Software bed levelling

Is there no software bed levelling in OctoPrint?
I mean like there is on Mattercontrol, where you probe a set of points with a paper test and the programme works from there.
It works brilliantly and Octoprint seems to me an ideal platform to have something similar.

There's no software bed leveling in the core OctoPrint but there are plugins. If you have OctoPrint running, open the Plugin Manager, click on Get More..., and type "level" in the search box.

I'm not finding one there that does what I'm talking about. The mainly seem to be utilities to help move the head around to assist the adjusting of screws.
On that count I like the feature in Klipper that runs the probe around the bed and tells you how much to turn each screw.
OK, so it doesn't quite get it right, but the principle is helpful.

Bed Level Visualizer will show you the grid which will aid in adjustments. Bed height compensation would technically possible with OctoPrint but I have a feeling that the overhead might be too much to do on the fly on something like a Raspberry Pi. It would be way more efficient to just do it in firmware.

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@Hairyloon, I think there is some confusion here between what you calling "Software Bed Leveling" and what @kantlivelong and I are assuming that means.

MatterControl is an integrated modeling, slicing, and printer controller/monitor. Octoprint is just a printer controller/monitor. The "Software Bed Leveling" in MatterControl uses data collected from the printer to control the slicing (or more appropriately, the generation of the gcode). In OctoPrint, the gcode has been generated elsewhere and is passed to the printer almost exactly as received.

Klipper is a combination of firmware in the printer and additional software on the RPi. When integrated with OctoPrint, the gcode is sent to the additional software (which appears as a virtual printer) and that software converts it and sends Klipper commands to the printer.

The most popular firmware for printers is Marlin and Marlin has a variety of automatic bed leveling algorithms along with a code to interface with various hardware probes. At this firmware level, gcode is translated into real time control of the stepper motors and the stepping can be "modified" by the data collected during the automatic bed leveling phase.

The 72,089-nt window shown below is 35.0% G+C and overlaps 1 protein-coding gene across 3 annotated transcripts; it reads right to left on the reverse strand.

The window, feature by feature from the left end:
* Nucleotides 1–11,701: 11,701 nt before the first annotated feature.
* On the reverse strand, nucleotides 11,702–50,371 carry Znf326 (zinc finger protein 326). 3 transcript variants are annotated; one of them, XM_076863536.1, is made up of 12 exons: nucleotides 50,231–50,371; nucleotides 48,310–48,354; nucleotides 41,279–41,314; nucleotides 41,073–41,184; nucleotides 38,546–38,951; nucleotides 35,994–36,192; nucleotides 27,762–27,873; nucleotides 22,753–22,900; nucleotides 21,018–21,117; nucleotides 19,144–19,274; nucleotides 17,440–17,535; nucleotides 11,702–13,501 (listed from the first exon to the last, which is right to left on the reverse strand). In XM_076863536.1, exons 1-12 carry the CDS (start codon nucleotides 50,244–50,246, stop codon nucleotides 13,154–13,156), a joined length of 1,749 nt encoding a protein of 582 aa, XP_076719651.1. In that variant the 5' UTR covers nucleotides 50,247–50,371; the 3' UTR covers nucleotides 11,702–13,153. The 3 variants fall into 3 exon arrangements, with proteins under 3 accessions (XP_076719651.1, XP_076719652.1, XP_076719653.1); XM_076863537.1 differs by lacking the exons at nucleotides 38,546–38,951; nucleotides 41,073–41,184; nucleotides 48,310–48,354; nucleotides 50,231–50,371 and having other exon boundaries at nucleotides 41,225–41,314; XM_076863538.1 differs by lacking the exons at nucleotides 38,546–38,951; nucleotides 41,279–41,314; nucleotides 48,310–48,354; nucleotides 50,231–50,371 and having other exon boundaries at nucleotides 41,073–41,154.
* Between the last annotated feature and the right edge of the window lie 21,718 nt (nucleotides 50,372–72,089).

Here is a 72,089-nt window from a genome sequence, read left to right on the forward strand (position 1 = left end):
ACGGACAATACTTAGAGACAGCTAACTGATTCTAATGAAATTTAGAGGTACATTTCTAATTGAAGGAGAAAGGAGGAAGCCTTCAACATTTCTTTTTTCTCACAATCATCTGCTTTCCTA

If our "answers" don't match your "question", then perhaps you can ask a different question and we can try to answer that.


Yeah, good point. I hadn't thought about how the code actually works.
The question is moot for me now since I'm using klipper which sorts it out another way, but thank you all anyway.

Nothing beats manual bed leveling. Learn how to level the bed and you won't need any software wizardry to try to fix the problem. Try to visualize what software has to do to compensate for a non level bed. You're just kicking the can down the road.

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I agree there is nothing better than a manually leveled bed, this plugin just helps with understanding how far off your bed really is relative to the mechanically moving parts and inconsistencies in the bed itself due to either being warped, tightened down to much, etc.

Ah, but you cannot manually level a bed that is bent and it's a simple enough task for a computer to compensate for a little bit of wobble.
Alternatively if a perfect bed is so important, has anyone tried strapping a sander to the print head so it can mill itself flat?

So are you trying to bed level with a mesh manually? or do you have a probe? Eitherway you need to adjust your firmware and make the commands according to the setup you want. You can use a command mod to make gcode buttons and save them for use.

As I said in an earlier post: Klipper sorts it out nicely (apart from the fact my probe is crap).
It has a feature that probes the corners and tells you how much to turn each screw to level it.
Somebody might want to implement something similar for Octoprint, unless there already is one.

Bed Leveling Wizard:

Get your center set with Z-Offset, then run the wizard. Head will go to each corner and pause while you adjust the bed then will do it again.

Once that's done, run your ABL probe, save your mesh data and print away.